Document Type

Journal Article

Publication Title

Prostate Cancer and Prostatic Diseases


Springer Nature


Exercise Medicine Research Institute / School of Medical and Health Sciences




Edith Cowan University - Open Access Support Scheme 2020


Schumacher, O., Galvão, D.A., Taaffe, D.R., Chee, R., Spry, N., & Newton, R. (2021). Exercise modulation of tumour perfusion and hypoxia to improve radiotherapy response in prostate cancer. Prostate Cancer and Prostatic Diseases, 24, 1-14.



An increasing number of studies indicate that exercise plays an important role in the overall care of prostate cancer (PCa) patients before, during and after treatment. Historically, research has focused on exercise as a modulator of physical function, psychosocial well-being as well as a countermeasure to cancer- and treatment-related adverse effects. However, recent studies reveal that exercise may also directly influence tumour physiology that could beneficially affect the response to radiotherapy.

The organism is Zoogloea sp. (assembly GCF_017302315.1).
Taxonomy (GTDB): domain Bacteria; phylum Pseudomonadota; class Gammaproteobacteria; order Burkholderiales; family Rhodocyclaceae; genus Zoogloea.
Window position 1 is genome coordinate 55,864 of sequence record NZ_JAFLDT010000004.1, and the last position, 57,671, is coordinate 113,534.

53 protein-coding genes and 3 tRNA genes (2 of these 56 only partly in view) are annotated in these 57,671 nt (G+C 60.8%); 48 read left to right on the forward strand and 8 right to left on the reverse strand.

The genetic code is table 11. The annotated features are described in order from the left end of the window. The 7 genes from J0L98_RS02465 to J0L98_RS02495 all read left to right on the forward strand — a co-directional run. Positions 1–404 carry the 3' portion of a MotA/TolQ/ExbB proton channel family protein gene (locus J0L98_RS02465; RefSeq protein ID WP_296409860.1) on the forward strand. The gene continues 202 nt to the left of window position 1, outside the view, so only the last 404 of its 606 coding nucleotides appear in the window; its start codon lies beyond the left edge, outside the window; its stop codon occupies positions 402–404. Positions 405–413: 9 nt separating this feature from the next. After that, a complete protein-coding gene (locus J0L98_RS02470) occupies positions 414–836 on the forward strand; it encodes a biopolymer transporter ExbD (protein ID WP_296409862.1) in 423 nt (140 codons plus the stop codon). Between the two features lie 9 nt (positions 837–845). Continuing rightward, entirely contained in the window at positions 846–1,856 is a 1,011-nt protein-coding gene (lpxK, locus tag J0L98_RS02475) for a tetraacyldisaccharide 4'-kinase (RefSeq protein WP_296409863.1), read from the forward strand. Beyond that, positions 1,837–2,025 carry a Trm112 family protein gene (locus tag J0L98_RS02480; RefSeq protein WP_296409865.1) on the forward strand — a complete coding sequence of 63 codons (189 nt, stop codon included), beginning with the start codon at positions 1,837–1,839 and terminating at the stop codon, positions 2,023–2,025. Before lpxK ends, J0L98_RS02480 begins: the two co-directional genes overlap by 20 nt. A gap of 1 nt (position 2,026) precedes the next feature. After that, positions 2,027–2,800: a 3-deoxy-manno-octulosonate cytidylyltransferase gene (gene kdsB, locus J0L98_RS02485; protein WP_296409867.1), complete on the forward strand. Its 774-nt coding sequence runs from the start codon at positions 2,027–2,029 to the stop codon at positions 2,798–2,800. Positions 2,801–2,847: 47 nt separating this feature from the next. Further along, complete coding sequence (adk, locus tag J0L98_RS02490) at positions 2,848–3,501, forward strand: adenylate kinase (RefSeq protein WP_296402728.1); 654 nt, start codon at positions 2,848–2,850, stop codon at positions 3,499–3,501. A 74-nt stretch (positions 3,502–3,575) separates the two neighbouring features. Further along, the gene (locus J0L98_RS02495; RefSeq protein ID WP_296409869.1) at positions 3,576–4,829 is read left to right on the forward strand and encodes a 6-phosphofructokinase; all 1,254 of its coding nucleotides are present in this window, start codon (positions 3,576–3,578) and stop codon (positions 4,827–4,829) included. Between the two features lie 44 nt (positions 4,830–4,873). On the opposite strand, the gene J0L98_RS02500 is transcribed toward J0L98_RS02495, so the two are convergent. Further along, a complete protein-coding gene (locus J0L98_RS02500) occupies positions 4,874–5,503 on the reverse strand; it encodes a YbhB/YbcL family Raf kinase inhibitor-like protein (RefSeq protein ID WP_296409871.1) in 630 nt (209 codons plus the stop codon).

In this narrative review, we provide an overview of tumour vascular characteristics that limit the effect of radiation and establish a rationale for exercise as adjunct therapy during PCa radiotherapy. Further, we summarise the existing literature on exercise as a modulator of tumour perfusion and hypoxia and outline potential future research directions.


Preclinical research has shown that exercise can reduce intratumoral hypoxia—a major limiting factor in radiotherapy—by improving tumour perfusion and vascularisation. In addition, preliminary evidence suggests that exercise training can improve radiotherapy treatment outcomes by increasing natural killer cell infiltration in a murine PCa model.


Exercise is a potentially promising adjunct therapy for men with PCa undergoing radiotherapy that may increase its effectiveness. However, exercise-induced tumour radiosensitisation remains to be confirmed in preclinical and clinical trials, as does the optimal exercise prescription to elicit such effects.



Creative Commons License

Creative Commons Attribution 4.0 License
This work is licensed under a Creative Commons Attribution 4.0 License.